Glucosamine and chondroitin, typically taken to treat osteoarthritis and chronic joint pain, are among the most commonly used non-vitamin, non-mineral, specialty supplements in the United States. These supplements have been shown to exhibit anti-inflammatory and anti-cancer properties in vitro and in vivo. Inflammation is thought to play an important role in cancer etiology and progression at several anatomic sites, including the lung. Studies have reported inverse associations of non-steroidal anti-inflammatory drug (NSAID) use and lung cancer risk; however, none have examined long-term use of glucosamine and chondroitin with lung cancer risk.

The VITamins And Lifestyle (VITAL) study is a large, prospective cohort study designed to investigate the association of vitamin, mineral, and specialty supplements with cancer risk. Previously in this cohort, we found that glucosamine and chondroitin were inversely associated with lung cancer risk. We now evaluate these specific associations in more detail (by amount of use, histological subtypes of cancer) with an additional year of follow-up. Participants included 76,904 adults, 50-76 years, with no history of lung cancer, who were living in the region of western Washington State included in the Surveillance, Epidemiology, and End Results (SEER) cancer registry, and who completed a baseline questionnaire in 2000-2002. After 6 years of follow-up, 807 lung cancer cases were accrued. We characterized glucosamine and chondroitin use in the 10 years before baseline as non-use; low: <4 days/week or <4 years; high: ≥3 days/week and ≥4 years. We used multivariable-adjusted Cox regression to estimate hazard ratios (HR) and 95% confidence intervals (CI) for the association of glucosamine and chondroitin with lung cancer risk.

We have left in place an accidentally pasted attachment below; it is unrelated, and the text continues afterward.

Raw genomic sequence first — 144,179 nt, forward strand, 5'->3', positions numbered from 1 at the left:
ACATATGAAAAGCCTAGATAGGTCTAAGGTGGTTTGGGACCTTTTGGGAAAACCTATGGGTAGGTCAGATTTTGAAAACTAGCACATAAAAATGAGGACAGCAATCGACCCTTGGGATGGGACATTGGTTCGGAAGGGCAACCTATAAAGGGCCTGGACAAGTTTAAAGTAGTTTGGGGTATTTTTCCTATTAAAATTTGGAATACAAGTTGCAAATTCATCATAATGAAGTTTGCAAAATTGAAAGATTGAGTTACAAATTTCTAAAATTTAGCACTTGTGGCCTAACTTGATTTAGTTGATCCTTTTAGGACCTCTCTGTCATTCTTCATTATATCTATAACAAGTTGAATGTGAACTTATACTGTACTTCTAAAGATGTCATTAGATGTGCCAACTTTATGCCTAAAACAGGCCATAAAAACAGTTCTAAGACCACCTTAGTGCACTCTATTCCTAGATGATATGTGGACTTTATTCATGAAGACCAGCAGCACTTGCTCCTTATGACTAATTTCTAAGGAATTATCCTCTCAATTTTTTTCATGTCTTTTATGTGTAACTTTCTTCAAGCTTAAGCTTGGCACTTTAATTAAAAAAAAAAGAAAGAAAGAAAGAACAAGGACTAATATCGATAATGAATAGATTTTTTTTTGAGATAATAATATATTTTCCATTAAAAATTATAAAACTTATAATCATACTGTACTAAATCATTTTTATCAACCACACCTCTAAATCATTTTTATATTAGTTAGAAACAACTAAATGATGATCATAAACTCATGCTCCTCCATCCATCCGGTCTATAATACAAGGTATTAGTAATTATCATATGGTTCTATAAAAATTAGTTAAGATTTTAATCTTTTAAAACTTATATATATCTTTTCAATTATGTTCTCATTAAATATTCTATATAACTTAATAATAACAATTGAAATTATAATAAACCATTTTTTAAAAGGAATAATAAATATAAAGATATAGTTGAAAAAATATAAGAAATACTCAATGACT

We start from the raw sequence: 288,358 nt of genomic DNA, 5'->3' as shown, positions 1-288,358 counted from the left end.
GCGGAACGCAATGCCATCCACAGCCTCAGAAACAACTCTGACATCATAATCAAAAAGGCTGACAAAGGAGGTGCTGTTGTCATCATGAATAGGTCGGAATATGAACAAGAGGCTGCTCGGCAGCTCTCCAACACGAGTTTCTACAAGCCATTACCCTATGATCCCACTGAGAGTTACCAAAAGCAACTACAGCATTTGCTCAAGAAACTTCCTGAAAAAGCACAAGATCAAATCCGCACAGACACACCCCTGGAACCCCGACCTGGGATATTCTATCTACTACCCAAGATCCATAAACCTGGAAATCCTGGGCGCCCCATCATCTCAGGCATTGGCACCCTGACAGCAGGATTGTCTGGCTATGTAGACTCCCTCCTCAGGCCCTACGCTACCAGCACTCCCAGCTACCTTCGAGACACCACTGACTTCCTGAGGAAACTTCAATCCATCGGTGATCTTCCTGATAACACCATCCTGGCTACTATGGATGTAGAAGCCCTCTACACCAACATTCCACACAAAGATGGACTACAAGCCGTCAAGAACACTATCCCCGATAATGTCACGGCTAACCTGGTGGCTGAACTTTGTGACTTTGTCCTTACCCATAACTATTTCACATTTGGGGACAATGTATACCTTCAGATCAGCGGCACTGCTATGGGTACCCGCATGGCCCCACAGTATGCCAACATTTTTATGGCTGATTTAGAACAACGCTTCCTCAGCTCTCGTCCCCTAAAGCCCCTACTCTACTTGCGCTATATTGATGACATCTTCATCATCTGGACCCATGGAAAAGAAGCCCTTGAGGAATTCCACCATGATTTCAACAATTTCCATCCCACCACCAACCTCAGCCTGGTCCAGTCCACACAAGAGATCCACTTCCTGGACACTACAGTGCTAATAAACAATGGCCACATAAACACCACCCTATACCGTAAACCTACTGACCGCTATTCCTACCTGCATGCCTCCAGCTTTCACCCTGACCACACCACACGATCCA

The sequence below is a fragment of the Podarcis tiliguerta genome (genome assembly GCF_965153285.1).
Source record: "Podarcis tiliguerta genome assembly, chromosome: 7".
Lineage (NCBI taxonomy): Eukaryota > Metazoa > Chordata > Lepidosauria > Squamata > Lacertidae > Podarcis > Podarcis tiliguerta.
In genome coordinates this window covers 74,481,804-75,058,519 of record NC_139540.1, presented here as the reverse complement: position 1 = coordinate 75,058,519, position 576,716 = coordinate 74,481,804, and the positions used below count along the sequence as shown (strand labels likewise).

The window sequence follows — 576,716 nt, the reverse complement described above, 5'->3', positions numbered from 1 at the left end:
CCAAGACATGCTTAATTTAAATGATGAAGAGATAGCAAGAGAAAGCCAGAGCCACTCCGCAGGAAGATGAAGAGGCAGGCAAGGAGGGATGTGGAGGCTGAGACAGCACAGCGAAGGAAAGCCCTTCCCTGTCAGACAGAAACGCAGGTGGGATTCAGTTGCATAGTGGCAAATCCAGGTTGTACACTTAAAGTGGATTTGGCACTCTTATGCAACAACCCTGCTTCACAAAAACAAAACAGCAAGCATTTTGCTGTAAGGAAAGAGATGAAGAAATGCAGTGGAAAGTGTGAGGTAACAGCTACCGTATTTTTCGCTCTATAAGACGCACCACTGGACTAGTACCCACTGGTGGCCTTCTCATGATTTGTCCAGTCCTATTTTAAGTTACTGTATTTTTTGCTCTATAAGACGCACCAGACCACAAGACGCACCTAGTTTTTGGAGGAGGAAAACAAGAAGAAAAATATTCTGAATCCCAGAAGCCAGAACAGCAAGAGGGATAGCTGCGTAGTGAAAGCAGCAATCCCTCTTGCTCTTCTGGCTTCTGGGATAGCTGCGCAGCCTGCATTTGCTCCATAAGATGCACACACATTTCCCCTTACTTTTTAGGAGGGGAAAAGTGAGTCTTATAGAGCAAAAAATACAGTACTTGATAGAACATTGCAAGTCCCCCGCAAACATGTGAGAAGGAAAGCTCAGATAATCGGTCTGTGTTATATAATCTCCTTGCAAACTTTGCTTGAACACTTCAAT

Compared to non-use, high use was associated with a linear 33% reduction in risk (HR 0.67, 95% CI: 0.56-1.07, P-trend=0.04). There was no clear trend with high chondroitin use (HR 0.96, 95% CI: 0.67-1.37, P-trend=0.21). When stratified by histologic type, high use of glucosamine (HR 0.49, 95% CI: 0.27-0.90, P-trend<0.01) or chondroitin (HR 0.69, 95% CI: 0.36-1.31, P-trend=0.03) was strongly and inversely associated with risk of adenocarcinoma but not small cell or other non-small cell lung cancers. Factors associated with inflammation, including smoking, chronic-obstructive pulmonary disease, osteoarthritis, and NSAID use, did not modify these associations.

The strength of the associations we observed is similar to those reported from studies of NSAIDs and lung cancer risk. Unlike NSAIDs, glucosamine and chondroitin carry few known adverse effects. Although confirmatory studies are needed, glucosamine and chondroitin may be potential lung cancer chemopreventive agents.

Supported by NCI grants R25-CA94880, R01-CA154512, and K05-CA154337

Citation Format: {Authors}. {Abstract title} [abstract]. In: Proceedings of the 102nd Annual Meeting of the American Association for Cancer Research; 2011 Apr 2-6; Orlando, FL. Philadelphia (PA): AACR; Cancer Res 2011;71(8 Suppl):Abstract nr 1912. doi:10.1158/1538-7445.AM2011-1912